Daniel Gookin’s Chesapeake: The Intercolonial Plantation Landscape
Author(s): Luke Pecoraro
English colonization of Virginia has been characterized as boldly intrusive, spreading outquickly from the first toehold at Jamestown into the hinterlands and leading to openhostility with native peoples almost from the start. The tactics used and methods employed in colonizing Virginia were not new; many of the Jamestown venturers werethemselves involved in plantation efforts in the late 16th/early 17th centuries in Ireland.While it has long been known that there are direct historical links among individuals atJamestown and other Virginia Company Period (1607 ‘ 1624) sites to Irish plantations,historical archaeology in Ireland and elsewhere in southeastern Virginia is producingevidence that there are more Irish influences on the 17th -century colonial project thanpreviously thought. Using archaeological evidence from the Nansemond Fort (44SK192),a c.1637 inland fortified bawn in Suffolk, Virginia, the architectural evidencereveals a settlement plan similar to those from the same period in Ireland. The site also has historical associations with Daniel Gookin Jr., whose long career involved him in colonial projects in Ireland, Virginia, Maryland and Massachusetts. By contextualizing the Nansemond Fort in a comparative framework with English plantation sites in Ireland, a clearer picture of the influence and adaptations that these earlier colonial ventures had on the development of North American colonies emerges and permits the consideration of the agency of individuals to settle the landscape based on their previous enterprises. An archaeological biography approach to the life of Daniel Gookin Jr. strengthens the link between the archaeological and documentary records and enables a better understanding of how those in the17th century lived their daily lives, and conceptualized themselves’not in isolation, but as part of a wider world, connected by past experience, trade networks, and religion.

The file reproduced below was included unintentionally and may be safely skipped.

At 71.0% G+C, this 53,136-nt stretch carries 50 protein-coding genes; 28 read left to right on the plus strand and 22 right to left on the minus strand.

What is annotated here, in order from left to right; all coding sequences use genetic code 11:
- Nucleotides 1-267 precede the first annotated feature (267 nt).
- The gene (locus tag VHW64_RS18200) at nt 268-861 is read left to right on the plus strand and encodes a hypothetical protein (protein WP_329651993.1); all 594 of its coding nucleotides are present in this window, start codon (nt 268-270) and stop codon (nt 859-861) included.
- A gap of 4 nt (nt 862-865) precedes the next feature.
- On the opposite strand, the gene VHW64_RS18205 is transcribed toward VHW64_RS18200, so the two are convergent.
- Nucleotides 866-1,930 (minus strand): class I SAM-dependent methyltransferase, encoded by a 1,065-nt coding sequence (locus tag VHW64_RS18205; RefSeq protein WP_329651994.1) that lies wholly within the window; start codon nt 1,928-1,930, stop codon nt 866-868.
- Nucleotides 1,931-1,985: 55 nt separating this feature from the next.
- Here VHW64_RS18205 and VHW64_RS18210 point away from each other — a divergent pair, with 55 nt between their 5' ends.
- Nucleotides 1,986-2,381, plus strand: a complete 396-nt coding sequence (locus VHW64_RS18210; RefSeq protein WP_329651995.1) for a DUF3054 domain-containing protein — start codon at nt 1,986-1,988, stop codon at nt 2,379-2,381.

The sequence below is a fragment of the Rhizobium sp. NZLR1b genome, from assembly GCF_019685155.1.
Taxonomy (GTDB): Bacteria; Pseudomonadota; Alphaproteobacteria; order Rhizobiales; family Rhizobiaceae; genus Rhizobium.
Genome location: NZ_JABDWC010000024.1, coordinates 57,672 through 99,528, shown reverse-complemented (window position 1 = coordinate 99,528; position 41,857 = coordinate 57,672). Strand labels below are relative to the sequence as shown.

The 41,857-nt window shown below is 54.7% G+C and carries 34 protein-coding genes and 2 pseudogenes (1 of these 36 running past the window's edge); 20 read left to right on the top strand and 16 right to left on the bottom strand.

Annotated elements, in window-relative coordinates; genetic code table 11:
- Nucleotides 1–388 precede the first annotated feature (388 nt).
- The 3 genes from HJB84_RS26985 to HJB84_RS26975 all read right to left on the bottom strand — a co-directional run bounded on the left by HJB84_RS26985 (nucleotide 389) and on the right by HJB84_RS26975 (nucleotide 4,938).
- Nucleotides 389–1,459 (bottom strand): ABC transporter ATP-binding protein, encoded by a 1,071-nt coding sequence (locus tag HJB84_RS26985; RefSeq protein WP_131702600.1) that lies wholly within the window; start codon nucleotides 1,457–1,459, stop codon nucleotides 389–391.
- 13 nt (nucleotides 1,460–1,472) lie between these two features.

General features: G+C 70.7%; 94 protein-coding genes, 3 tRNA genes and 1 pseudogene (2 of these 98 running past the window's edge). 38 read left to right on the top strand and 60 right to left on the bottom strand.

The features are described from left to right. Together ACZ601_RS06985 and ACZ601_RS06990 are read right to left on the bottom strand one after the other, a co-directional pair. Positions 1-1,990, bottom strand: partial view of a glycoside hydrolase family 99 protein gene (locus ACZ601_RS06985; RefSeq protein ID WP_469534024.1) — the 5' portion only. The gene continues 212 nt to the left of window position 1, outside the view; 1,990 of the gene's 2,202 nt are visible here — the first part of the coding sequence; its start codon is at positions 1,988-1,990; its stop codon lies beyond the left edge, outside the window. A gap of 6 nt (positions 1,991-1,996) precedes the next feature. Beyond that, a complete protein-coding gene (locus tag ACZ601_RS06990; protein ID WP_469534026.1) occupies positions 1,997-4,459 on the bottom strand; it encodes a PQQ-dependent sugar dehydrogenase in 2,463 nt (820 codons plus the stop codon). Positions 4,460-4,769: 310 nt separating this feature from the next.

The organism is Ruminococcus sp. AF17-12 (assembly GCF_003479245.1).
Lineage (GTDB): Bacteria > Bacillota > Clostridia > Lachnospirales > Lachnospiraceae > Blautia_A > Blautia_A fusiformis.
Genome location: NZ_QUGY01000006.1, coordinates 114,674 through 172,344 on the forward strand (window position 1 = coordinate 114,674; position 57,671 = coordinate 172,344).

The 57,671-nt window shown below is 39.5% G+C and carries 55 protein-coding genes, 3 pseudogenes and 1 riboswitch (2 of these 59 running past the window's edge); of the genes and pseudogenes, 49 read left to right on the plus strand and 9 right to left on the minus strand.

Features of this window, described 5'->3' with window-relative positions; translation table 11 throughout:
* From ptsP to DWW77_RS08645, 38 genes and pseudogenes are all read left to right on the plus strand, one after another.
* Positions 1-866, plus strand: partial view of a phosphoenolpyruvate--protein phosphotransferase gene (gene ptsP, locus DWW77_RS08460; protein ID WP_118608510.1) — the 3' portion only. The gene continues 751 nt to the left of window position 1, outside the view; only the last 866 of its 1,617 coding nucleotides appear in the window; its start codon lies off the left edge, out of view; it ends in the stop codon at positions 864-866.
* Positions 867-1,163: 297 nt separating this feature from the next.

Cite this Record
Daniel Gookin’s Chesapeake: The Intercolonial Plantation Landscape. Luke Pecoraro. Presented at Society for Historical Archaeology, Quebec City, Quebec, Canada. 2014 ( tDAR id: 437196)
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